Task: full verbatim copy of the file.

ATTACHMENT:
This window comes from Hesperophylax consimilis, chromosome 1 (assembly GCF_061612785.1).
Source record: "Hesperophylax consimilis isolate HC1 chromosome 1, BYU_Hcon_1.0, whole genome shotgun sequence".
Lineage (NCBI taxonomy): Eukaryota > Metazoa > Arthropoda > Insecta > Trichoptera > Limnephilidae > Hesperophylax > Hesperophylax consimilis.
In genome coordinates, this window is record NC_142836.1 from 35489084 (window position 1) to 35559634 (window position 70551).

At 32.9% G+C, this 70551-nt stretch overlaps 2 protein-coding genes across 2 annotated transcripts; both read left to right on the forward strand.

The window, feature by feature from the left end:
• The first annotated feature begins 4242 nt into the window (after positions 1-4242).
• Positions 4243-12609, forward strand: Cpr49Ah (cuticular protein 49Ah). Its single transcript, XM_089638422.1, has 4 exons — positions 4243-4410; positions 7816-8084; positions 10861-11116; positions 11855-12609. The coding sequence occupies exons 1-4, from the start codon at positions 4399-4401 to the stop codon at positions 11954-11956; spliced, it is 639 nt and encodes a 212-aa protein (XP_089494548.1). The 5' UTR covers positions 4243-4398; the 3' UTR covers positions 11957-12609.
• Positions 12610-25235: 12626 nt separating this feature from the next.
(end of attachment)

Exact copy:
This window comes from Hesperophylax consimilis, chromosome 1 (assembly GCF_061612785.1).
Source record: "Hesperophylax consimilis isolate HC1 chromosome 1, BYU_Hcon_1.0, whole genome shotgun sequence".
Lineage (NCBI taxonomy): Eukaryota > Metazoa > Arthropoda > Insecta > Trichoptera > Limnephilidae > Hesperophylax > Hesperophylax consimilis.
In genome coordinates, this window is record NC_142836.1 from 35489084 (window position 1) to 35559634 (window position 70551).

At 32.9% G+C, this 70551-nt stretch overlaps 2 protein-coding genes across 2 annotated transcripts; both read left to right on the forward strand.

The window, feature by feature from the left end:
• The first annotated feature begins 4242 nt into the window (after positions 1-4242).
• Positions 4243-12609, forward strand: Cpr49Ah (cuticular protein 49Ah). Its single transcript, XM_089638422.1, has 4 exons — positions 4243-4410; positions 7816-8084; positions 10861-11116; positions 11855-12609. The coding sequence occupies exons 1-4, from the start codon at positions 4399-4401 to the stop codon at positions 11954-11956; spliced, it is 639 nt and encodes a 212-aa protein (XP_089494548.1). The 5' UTR covers positions 4243-4398; the 3' UTR covers positions 11957-12609.
• Positions 12610-25235: 12626 nt separating this feature from the next.